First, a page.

Moon of Alabama Brecht quote
May 15, 2008

False Weather Warning by U.S. Military to Press Myanmar

A widely repeated Associated Press report yesterday claimed that a second cyclone is threatening Myanmar.

The report was false and likely based on U.S. military propaganda. It may have led to further death in Myanmar.

Here is what AP wrote:

A second cyclone was forming Wednesday near Myanmar, less than two weeks after it was devastated by a killer storm, the UN said.

The United Nations' weather center is tracking a nascent tropical storm that is likely to become a cyclone, said Amanda Pitt, the spokeswoman of the world body's humanitarian relief program, in Bangkok, Thailand.

"This is terrible," she told reporters, adding that it could further jeopardize the people who survived Cyclone Nargis on May 3 and the efforts to distribute aid for them.

The UN's World Meteorological Center said on its Web site that "the potential for the development of a significant tropical cyclone within the next 24 hours is good."

The UN World Meterological Center (WMO) never gave a warning for a second cyclone because there was never one to expect.

The actual "warning" was given by the Joint Typhoon Warning Center of the U.S. Air Force and Navy in Hawaii to the Regional UN Office for the Coordination of Humanitarian Affairs in Bangkok. From there it went to press agencies and the media. The U.S. military center later downgraded the likelihood of a second cyclone in the Myanmar area to "poor."

Is cyclone prediction by the U.S. military so bad that it changes its judgement within hours from "good chance" to "poor chance" for another one?

The U.S. military Joint Typhoon Warning Center is not at all a part of the UN weather network. The WMO Regional Specialized Meteorological Centre for Tropical Cyclones in New Dehli is responsible for giving cyclone warnings in the area. The Severe World Weather Center website, run by the WMO, is the central place to go for weather warnings.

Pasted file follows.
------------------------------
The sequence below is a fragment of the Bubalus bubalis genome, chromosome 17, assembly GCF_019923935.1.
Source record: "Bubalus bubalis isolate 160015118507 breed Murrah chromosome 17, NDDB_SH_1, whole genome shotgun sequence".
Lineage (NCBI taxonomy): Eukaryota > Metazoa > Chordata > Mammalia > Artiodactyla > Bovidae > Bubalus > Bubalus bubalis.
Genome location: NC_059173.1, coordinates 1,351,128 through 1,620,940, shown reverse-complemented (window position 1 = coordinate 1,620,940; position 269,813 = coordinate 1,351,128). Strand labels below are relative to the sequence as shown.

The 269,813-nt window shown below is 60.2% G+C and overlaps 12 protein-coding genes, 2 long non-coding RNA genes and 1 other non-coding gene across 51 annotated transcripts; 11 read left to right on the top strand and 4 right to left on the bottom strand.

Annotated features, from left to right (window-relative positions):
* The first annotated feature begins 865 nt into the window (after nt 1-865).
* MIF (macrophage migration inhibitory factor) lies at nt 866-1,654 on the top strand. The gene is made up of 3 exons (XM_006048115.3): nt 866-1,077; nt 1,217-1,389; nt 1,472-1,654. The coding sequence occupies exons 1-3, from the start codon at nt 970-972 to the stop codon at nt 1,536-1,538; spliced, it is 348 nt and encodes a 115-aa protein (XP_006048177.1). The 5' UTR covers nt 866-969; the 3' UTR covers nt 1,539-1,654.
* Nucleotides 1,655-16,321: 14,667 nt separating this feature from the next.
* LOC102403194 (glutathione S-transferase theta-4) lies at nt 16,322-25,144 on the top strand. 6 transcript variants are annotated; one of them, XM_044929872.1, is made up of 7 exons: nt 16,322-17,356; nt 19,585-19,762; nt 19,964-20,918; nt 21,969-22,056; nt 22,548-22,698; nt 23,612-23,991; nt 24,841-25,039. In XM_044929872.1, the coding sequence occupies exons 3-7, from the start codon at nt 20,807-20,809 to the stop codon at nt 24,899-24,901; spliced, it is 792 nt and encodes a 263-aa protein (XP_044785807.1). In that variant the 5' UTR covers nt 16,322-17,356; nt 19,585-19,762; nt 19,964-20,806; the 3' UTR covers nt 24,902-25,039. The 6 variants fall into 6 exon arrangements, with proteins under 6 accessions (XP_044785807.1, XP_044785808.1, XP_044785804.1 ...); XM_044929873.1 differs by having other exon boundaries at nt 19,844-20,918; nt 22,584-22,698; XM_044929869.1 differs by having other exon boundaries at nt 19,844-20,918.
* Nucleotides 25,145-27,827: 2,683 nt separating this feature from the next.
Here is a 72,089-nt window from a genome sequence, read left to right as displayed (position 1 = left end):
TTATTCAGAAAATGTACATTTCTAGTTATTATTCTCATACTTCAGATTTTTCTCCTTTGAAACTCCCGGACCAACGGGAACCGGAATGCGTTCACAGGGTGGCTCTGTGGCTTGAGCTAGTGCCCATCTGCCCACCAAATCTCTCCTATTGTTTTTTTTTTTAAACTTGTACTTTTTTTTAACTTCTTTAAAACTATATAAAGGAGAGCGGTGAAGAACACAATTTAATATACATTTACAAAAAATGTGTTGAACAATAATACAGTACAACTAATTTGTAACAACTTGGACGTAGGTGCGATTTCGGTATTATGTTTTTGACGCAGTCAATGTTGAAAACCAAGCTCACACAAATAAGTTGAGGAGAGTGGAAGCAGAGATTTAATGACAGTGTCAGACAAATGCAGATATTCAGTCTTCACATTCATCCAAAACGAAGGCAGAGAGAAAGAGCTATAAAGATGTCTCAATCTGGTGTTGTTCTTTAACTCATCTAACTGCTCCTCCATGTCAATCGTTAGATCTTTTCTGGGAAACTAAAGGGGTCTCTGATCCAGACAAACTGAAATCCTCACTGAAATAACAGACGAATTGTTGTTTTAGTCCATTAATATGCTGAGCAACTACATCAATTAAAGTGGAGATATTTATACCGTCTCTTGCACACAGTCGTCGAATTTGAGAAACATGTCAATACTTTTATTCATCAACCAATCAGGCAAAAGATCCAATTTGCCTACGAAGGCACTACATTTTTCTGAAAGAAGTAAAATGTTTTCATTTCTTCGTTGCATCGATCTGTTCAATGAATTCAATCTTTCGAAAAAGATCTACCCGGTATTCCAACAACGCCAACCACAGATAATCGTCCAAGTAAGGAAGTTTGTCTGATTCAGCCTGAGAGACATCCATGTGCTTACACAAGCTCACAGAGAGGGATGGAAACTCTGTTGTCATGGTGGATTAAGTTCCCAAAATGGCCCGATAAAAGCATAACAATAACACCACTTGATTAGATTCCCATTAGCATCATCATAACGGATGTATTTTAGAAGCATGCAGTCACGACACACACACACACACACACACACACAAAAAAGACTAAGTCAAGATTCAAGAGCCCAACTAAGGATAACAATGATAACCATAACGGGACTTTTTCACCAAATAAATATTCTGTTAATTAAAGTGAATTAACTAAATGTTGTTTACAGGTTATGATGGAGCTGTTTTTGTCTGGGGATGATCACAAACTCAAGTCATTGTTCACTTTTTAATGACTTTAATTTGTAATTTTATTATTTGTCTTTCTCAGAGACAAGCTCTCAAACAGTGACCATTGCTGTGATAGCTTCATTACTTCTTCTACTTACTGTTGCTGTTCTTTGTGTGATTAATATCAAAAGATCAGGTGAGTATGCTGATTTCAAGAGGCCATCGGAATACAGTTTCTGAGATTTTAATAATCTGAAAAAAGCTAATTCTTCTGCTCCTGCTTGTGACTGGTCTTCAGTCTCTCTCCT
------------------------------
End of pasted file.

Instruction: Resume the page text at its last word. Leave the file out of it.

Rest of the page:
The central WMO office in Geneva called the warning and the report "irresponsible" as it induced panic in the already hard hit area and hindered further rescue and relief efforts.

The Frankfurter Rundschau, a reliable German daily, talked with a WMO officer in Geneva. "Maybe the U.S. wanted to increase pressure on Myanmar to let more foreign helpers into the country," quotes the paper.

At the risk of inducing panic in a desaster area? That's more than "irresponsible."

The WMO also refutes media assertions that Myanmar's government did not warn its population of the coming cyclone.

Warnings were provided to authorities as of 29 April. A press briefing was given to national media on 1 May and newspaper headlines on 2 May, the day of landfall, focused on the cyclone.

On May 1 the storm turned into the direction of Myanmar and made its landfall on May 2 after 6pm local time. The government did warn its people of the coming storm. The unforeseen unusual storm surge was the major cause of this disaster.

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h/t snafu in comments

Posted by b on May 15, 2008 at 14:33 UTC | Permalink

Comments

Is there a connection to tibet's independance? The supply routes!

Posted by: Peter Hofmann | May 15 2008 19:33 utc | 1

Is there a connection to tibet's independance? The supply routes!

No - Tibet is northwest of India while Myanmar is east. But there are LOTS of hydrocarbons around Myanmar ...

Posted by: b | May 15 2008 19:39 utc | 2

Hallo b:
Look at this map: http://upload.wikimedia.org/wikipedia/commons/e/e0/MapAK1.JPG

Posted by: Peter Hofmann | May 15 2008 20:17 utc | 3

@Peter - well - if one believes that 1/3 of China is actually Tibet, that map may fit. I deem that idea lunatic ...

Posted by: b | May 15 2008 21:02 utc | 4

Hallo b,

ich schreibe das jetzt in Deutsch, weil mein Englisch nicht ausreicht, vielleicht kannst Du es übersetzen.

Das mit dem Erdöl ist natürlich richtig. Trotzdem: Die Idee einer Unabhängigkeit Tibets erschien mir immer recht suspekt. Tibet ist momentan für den Kontakt mit der Aussenwelt auf China angewiesen. Ein souveräner tibetischer Staat wäre nicht lebensfähig: er wäre immer von China abhängig. Also müssen andere Versorgungswege geschaffen werden.

Es gibt eine gemeinsame Grenze zwischen Myanmar und Tibet, nicht nur in den Wunschvorstellungen einiger Fanstasten, sondern real. Der Irrawaddy entspringt im tibetischen Himalaya. Inwieweit die Verkehrsverbindungen ausbaufähig sind, entzieht sich meiner Kenntnis. Sie wären jedoch die Grundvoraussetzung dafür, dass Tibet wirklich unabhängig sein kann. Die Kontrolle über Myanmar läge damit voll im geopolitischen Konzept der imperialistischen Mächte.

Grüsse

Peter Hofmann

Posted by: Peter Hofmann | May 15 2008 21:55 utc | 5

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